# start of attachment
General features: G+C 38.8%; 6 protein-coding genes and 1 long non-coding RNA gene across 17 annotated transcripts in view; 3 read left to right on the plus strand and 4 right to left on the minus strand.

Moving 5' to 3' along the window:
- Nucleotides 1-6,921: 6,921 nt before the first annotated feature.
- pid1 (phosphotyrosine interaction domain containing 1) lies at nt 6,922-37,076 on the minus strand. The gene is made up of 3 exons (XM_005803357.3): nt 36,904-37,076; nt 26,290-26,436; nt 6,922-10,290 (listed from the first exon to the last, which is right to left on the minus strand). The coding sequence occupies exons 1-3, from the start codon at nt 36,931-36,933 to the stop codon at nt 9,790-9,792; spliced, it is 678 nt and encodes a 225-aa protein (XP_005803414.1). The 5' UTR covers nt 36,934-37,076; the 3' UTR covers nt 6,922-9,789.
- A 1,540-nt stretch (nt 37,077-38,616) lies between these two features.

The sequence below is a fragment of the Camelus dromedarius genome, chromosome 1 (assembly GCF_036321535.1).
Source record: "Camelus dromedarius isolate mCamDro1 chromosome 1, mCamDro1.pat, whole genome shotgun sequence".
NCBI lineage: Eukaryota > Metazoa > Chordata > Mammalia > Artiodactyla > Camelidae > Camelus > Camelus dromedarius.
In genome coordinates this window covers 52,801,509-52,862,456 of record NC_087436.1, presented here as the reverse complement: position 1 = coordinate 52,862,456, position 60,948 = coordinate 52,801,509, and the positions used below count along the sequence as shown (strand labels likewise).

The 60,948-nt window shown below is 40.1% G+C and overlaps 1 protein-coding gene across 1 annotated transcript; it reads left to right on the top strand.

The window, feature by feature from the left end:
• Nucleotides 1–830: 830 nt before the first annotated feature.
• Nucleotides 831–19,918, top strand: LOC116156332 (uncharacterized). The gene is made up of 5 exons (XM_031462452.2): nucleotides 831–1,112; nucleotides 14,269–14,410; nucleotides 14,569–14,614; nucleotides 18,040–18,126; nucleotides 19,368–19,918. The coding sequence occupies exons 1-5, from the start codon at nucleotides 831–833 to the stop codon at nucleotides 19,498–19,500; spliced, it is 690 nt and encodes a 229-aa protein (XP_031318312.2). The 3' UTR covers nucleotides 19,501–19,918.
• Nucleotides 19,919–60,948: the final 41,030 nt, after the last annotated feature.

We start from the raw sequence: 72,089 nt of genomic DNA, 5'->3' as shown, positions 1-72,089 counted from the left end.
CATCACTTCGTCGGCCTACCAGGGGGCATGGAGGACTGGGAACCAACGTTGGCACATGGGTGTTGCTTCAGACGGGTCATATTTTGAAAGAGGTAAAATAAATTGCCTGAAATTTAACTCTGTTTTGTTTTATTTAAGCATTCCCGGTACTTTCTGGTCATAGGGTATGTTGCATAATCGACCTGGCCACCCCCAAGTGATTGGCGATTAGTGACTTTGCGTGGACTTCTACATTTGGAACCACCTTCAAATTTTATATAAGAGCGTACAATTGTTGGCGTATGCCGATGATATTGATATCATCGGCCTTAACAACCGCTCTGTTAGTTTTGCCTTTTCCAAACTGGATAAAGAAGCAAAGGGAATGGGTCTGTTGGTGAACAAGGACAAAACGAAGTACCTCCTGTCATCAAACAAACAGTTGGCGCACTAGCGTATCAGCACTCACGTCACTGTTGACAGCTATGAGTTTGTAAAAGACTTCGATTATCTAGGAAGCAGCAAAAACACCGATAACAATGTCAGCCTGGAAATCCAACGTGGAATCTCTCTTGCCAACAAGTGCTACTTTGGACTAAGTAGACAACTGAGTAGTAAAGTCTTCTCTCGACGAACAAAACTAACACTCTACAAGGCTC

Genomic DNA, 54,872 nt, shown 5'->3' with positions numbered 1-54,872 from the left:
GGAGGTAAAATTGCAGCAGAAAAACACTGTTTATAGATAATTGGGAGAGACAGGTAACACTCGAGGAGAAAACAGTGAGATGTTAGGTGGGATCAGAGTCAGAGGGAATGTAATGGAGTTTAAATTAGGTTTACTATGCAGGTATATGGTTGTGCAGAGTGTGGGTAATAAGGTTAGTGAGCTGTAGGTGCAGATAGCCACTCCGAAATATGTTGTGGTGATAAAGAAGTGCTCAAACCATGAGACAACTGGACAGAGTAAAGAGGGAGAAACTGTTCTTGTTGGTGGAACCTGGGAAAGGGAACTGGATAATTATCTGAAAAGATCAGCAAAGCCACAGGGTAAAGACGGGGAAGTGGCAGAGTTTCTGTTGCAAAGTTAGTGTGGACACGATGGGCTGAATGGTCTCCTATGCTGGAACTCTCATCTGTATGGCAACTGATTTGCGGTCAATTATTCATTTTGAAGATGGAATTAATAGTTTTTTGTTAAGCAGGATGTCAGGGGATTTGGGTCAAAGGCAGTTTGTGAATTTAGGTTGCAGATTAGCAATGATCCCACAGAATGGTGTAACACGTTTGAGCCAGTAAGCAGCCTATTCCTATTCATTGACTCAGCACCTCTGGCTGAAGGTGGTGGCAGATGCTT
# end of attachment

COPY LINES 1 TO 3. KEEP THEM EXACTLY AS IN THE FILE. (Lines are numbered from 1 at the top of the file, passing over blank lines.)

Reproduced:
General features: G+C 38.8%; 6 protein-coding genes and 1 long non-coding RNA gene across 17 annotated transcripts in view; 3 read left to right on the plus strand and 4 right to left on the minus strand.

Moving 5' to 3' along the window:
- Nucleotides 1-6,921: 6,921 nt before the first annotated feature.